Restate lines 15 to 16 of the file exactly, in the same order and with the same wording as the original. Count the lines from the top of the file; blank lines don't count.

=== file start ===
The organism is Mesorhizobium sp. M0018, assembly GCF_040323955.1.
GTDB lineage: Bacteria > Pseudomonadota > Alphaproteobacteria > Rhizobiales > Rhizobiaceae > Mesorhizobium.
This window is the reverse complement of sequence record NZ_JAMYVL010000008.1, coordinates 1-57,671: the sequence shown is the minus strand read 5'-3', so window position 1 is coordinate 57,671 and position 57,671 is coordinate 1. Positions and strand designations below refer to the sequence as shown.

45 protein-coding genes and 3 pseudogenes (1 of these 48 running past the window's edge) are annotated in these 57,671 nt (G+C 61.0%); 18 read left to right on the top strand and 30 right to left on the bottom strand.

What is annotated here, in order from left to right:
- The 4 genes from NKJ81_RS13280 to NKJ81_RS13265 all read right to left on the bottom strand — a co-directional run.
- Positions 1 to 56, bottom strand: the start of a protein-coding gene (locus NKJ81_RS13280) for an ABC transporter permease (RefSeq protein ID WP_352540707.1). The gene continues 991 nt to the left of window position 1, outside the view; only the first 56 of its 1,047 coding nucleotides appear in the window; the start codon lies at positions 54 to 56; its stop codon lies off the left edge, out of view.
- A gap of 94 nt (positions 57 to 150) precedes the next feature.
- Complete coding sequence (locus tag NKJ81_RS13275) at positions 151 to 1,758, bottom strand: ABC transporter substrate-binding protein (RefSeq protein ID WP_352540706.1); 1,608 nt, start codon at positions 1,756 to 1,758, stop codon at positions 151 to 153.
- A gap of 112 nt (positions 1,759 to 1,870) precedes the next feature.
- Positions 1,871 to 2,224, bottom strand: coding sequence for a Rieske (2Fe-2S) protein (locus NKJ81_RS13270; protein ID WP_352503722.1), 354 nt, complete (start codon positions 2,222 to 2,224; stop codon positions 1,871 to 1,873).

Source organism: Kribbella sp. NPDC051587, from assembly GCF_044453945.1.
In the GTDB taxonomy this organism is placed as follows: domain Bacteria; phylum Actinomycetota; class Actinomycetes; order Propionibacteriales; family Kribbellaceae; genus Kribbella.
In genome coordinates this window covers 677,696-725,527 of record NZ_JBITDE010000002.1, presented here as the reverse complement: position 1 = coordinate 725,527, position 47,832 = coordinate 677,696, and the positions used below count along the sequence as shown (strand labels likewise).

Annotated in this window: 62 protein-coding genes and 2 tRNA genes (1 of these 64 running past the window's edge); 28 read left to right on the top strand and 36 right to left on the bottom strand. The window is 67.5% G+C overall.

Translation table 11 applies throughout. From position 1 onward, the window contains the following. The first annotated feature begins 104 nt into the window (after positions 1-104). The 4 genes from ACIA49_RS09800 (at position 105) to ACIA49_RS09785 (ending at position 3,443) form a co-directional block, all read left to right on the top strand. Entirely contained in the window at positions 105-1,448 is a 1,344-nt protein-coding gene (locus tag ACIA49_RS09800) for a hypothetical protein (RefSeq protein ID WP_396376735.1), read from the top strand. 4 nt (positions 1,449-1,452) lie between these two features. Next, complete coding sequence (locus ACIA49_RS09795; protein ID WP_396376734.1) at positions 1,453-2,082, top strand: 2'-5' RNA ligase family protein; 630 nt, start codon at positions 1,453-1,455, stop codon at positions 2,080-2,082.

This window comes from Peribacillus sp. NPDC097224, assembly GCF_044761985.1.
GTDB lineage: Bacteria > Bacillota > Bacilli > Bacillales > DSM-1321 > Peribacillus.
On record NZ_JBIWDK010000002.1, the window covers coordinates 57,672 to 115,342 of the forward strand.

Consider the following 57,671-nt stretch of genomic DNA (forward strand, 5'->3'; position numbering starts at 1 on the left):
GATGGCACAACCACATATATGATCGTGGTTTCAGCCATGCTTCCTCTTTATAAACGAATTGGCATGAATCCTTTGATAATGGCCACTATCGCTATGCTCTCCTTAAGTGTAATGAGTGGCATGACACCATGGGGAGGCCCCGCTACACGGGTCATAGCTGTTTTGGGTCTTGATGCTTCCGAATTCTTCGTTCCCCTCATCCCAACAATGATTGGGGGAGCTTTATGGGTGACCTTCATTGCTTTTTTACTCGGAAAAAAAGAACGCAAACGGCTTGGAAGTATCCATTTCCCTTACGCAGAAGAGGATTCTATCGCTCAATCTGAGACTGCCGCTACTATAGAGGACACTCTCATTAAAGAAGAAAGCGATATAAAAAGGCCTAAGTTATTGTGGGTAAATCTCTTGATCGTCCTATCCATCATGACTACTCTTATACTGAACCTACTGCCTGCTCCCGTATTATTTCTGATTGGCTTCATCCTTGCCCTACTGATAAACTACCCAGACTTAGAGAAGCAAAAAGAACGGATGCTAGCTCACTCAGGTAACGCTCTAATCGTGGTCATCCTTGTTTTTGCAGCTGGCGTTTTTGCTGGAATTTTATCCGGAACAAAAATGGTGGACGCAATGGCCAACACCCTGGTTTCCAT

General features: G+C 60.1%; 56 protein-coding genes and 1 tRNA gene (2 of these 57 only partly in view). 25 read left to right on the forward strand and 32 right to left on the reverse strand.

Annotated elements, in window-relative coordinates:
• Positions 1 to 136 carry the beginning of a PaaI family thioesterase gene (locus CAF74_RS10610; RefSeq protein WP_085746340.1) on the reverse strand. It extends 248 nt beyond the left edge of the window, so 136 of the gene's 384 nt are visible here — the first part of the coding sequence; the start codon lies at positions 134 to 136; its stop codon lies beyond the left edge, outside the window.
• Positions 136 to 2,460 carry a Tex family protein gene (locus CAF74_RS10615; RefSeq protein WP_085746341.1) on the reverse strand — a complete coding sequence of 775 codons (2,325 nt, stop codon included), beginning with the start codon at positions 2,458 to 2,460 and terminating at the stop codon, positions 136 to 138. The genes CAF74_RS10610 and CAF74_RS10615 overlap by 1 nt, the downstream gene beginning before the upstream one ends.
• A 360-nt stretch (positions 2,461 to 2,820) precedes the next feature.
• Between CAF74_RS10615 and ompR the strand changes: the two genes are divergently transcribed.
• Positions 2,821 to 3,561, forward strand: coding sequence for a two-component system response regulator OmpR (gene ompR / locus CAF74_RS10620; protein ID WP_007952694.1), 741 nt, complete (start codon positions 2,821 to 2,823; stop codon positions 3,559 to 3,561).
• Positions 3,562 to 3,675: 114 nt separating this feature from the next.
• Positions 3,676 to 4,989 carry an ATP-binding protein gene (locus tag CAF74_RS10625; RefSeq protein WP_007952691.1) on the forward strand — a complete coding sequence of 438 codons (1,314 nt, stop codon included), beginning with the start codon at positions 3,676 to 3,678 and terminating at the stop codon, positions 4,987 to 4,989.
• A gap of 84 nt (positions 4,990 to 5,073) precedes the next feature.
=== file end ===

Annotated in this window: 62 protein-coding genes and 2 tRNA genes (1 of these 64 running past the window's edge); 28 read left to right on the top strand and 36 right to left on the bottom strand. The window is 67.5% G+C overall.

Translation table 11 applies throughout. From position 1 onward, the window contains the following. The first annotated feature begins 104 nt into the window (after positions 1-104). The 4 genes from ACIA49_RS09800 (at position 105) to ACIA49_RS09785 (ending at position 3,443) form a co-directional block, all read left to right on the top strand. Entirely contained in the window at positions 105-1,448 is a 1,344-nt protein-coding gene (locus tag ACIA49_RS09800) for a hypothetical protein (RefSeq protein ID WP_396376735.1), read from the top strand. 4 nt (positions 1,449-1,452) lie between these two features. Next, complete coding sequence (locus ACIA49_RS09795; protein ID WP_396376734.1) at positions 1,453-2,082, top strand: 2'-5' RNA ligase family protein; 630 nt, start codon at positions 1,453-1,455, stop codon at positions 2,080-2,082.